Development and Growth in Mineral-Rich Countries

47 Pages Posted: 18 Dec 2008

See all articles by Thorvaldur Gylfason

Thorvaldur Gylfason

University of Iceland - Faculty of Economics and Business Administration; Centre for Economic Policy Research (CEPR); CESifo (Center for Economic Studies and Ifo Institute)

Date Written: November 2008

Abstract

This paper describes some of the ways in which mineral rents and their management influence economic growth and other determinants of growth as well as some of the reasons why many mineral-rich countries have not managed very well to divert their resource rents to furthering economic and social development - that is, why natural capital tends to crowd out human, social, financial and real capital. The empirical evidence of these linkages is presented in two rounds. First, we allow World Bank data covering 164 countries in 1960-2000 to speak for themselves through a sequence of bilateral correlations that suggest an inverse relationship between natural resource dependence and growth via human capital. We then repeat the exercise for two aspects of social capital, corruption and democracy, suggesting an additional adverse effect of natural resource dependence via social capital on growth. In the second round, we test for the robustness of natural resource dependence as a determinant of long-run growth by estimating a series of growth regressions for the same 164 countries.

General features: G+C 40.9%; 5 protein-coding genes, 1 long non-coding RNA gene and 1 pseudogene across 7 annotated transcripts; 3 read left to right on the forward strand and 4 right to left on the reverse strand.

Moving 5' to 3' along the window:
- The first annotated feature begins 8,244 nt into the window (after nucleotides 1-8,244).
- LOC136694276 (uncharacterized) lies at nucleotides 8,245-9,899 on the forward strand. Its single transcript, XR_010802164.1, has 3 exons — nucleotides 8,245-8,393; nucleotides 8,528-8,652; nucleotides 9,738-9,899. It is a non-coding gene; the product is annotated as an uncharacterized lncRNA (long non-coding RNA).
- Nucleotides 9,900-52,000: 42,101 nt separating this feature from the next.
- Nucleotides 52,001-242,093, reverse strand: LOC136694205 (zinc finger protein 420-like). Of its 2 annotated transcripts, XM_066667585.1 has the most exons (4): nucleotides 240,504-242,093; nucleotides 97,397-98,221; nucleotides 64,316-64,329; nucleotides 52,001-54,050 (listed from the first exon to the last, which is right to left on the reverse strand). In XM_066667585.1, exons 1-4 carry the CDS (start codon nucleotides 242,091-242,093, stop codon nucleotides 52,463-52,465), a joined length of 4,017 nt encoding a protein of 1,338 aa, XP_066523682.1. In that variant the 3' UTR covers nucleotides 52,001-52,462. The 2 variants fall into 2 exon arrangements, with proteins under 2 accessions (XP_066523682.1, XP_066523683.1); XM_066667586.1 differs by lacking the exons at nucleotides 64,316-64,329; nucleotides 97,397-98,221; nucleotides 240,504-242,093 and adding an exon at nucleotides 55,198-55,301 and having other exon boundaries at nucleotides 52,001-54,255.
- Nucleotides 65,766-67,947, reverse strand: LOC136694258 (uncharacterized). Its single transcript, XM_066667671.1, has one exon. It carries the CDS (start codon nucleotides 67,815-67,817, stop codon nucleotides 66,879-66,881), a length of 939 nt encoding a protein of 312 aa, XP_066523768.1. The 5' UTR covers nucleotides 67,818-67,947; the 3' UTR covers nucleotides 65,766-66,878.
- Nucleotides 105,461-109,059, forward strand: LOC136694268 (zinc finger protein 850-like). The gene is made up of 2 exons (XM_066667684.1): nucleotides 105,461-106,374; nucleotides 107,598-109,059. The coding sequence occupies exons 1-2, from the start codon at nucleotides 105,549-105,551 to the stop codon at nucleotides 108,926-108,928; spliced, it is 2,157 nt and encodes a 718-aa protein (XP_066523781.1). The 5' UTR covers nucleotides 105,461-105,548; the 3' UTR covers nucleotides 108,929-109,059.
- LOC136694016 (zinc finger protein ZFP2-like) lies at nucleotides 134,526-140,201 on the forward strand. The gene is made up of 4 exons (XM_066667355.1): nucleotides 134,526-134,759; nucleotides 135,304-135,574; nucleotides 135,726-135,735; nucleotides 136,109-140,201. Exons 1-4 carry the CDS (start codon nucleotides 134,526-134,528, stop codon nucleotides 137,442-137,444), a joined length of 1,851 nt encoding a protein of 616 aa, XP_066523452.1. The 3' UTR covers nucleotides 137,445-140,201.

Keywords: Economic growth, natural resources, social policy

JEL Classification: O11

Suggested Citation

Gylfason, Thorvaldur, Development and Growth in Mineral-Rich Countries (November 2008). CEPR Discussion Paper No. DP7031. Available at SSRN: https://ssrn.com/abstract=1311155

Thorvaldur Gylfason (Contact Author)

University of Iceland - Faculty of Economics and Business Administration ( email )

IS-101 Reykjavik
Iceland
+354 525 4533/00 (Phone)
+354 552 6806 (Fax)

HOME PAGE: http://www.hi.is/~gylfason/inenglish.htm)

Centre for Economic Policy Research (CEPR)

London
United Kingdom

CESifo (Center for Economic Studies and Ifo Institute)

Poschinger Str. 5
Munich, DE-81679
Germany

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